Every contractor needs to know what their options are when it comes to how they operate. After all, there are several routes available to contractors, from opening and running their own limited company to working through an umbrella company, each with its own advantages and drawbacks.
To help contractors understand what's best for them, Umbrella Search have put together this guide explaining everything you need to know about limited companies, from how they work to the pros and cons of this option.
Limited companies for contractors
As we have already mentioned, there are a number of ways that contractors in the UK can operate – one of which is through a limited company.
Here, the contractor sets up their own registered company with Companies House for a small fee.
This means that rather than being a sole trader, the contractor works self-employed through their own limited company.
Benefits of working through a limited company for contractors
Freedom and flexibility
The main benefit of working through a limited company for contractors is that it gives them total freedom and flexibility due to the fact that they are self-employed and therefore work for themselves and not an umbrella company or a PAYE agency.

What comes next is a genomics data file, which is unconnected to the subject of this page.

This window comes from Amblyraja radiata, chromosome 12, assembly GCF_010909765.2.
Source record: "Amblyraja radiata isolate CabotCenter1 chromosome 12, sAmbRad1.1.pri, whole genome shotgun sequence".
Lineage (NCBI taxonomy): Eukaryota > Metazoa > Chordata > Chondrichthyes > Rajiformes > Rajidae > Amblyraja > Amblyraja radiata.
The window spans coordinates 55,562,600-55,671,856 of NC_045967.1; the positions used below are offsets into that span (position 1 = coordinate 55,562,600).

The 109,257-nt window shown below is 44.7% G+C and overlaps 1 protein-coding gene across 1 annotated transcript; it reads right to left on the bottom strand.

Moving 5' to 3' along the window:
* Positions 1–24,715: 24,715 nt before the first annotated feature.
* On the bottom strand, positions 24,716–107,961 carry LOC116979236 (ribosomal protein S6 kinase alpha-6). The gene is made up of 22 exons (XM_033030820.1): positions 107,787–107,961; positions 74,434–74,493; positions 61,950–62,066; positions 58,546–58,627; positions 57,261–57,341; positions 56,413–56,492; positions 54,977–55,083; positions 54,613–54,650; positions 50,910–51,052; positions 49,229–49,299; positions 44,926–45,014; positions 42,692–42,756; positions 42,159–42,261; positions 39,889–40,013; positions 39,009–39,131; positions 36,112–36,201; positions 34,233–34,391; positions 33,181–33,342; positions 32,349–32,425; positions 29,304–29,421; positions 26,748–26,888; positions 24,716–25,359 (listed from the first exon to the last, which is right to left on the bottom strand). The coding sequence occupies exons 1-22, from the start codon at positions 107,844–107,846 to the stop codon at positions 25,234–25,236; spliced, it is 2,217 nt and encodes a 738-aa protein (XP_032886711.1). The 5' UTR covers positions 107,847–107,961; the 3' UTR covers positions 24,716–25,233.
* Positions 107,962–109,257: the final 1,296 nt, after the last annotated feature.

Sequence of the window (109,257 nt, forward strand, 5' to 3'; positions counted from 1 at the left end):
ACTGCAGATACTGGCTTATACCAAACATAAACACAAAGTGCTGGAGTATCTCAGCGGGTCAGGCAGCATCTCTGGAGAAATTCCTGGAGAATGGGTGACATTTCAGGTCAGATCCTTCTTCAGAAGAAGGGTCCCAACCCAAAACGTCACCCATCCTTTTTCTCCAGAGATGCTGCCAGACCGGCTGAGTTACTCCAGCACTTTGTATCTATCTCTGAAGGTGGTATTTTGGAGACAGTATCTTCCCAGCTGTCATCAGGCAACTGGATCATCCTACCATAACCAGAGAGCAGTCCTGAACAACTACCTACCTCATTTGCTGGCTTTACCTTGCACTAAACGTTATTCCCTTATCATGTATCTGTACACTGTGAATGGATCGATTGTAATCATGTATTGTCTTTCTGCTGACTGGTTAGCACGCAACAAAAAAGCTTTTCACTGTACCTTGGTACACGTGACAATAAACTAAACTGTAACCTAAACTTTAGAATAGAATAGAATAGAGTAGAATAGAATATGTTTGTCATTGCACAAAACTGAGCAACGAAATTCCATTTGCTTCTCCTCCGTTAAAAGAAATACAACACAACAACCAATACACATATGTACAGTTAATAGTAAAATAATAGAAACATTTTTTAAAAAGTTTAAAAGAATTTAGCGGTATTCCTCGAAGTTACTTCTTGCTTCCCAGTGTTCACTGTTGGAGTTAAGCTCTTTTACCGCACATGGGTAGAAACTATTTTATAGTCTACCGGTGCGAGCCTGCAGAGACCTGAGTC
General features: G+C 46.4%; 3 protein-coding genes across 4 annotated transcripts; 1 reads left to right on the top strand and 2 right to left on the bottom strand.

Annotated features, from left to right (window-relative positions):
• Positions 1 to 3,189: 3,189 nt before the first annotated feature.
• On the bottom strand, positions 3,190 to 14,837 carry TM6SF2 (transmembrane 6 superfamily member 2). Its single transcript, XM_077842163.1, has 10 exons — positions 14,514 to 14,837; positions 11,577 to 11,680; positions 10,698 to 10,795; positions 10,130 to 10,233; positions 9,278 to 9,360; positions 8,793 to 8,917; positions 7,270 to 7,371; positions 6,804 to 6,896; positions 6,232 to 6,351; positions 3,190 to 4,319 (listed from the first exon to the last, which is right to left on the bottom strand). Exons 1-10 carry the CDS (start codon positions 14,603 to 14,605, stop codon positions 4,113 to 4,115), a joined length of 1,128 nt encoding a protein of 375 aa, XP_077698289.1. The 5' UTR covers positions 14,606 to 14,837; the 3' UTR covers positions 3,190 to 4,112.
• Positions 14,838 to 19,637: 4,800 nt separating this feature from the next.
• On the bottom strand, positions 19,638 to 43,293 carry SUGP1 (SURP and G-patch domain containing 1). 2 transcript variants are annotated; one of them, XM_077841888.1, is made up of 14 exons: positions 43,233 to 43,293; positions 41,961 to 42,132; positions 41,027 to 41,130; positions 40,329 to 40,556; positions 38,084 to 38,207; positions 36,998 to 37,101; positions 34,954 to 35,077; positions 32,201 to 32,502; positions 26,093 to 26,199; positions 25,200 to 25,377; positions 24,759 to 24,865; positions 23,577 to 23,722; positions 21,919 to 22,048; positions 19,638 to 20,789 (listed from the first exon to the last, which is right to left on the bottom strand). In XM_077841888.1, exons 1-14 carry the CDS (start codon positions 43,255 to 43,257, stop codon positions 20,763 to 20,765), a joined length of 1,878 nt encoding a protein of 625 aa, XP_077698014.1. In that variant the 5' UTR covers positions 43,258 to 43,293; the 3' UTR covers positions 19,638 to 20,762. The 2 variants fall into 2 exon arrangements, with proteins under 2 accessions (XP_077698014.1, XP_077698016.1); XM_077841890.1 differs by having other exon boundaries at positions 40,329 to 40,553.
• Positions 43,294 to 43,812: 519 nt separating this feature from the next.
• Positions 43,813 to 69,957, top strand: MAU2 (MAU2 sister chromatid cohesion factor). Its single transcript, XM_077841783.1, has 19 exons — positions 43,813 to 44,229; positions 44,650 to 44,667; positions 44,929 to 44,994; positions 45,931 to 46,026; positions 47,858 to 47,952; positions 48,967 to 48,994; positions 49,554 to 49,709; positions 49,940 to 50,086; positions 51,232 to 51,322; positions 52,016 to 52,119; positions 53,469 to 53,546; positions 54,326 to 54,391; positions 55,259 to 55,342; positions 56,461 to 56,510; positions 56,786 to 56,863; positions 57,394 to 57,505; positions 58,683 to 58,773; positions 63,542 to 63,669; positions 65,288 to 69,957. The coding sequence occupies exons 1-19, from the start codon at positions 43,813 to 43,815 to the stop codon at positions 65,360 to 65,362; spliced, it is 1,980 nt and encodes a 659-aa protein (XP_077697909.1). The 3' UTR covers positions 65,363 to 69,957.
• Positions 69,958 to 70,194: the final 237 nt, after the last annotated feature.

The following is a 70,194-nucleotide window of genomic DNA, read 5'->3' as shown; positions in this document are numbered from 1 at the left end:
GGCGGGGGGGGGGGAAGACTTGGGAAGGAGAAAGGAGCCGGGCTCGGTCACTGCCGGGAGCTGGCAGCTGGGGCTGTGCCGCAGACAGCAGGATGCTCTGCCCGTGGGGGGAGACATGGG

However, although this sounds great, it is worth noting that if the limited company grows and takes on shareholders and other directors, contractors will have to answer and be accountable to these other individuals, so this only remains true when the limited business has one director.
As contractors that operate through a limited company are self-employed they can usually pay themselves in more tax-efficient ways through a mixture of taking a salary and dividends. This usually works by the contractor taking a small salary and topping their income up with dividends which are taxed at a lower rate. Read more about dividends and the rate they are taxed at in this government guide.
Although this can be a great option for contractors that can afford to take a lower monthly salary, it is worth noting that some contractors may struggle with cashflow issues with this route.
Drawbacks of working through a limited company for contractors
Although there are a couple of advantages to working through a limited company for contractors, there are also several drawbacks.
Tax can be tricky
Although some contractors may benefit from paying themselves in a slightly more tax-efficient manner, there are several duties the contractor must shoulder when it comes to tax. For example, limited company contractors are responsible for filing their own tax returns which can often be tricky and time-consuming.
Unlike umbrella contractors, who are paid through the PAYE system in which their tax is calculated and taken off their salary each month, limited company contractors are off-payroll workers who must instead file an annual self-assessment. This not only requires a lot of time and energy, but it also means that throughout the financial year, contractors must ensure they are setting enough of their income aside to cover the end of year tax bill.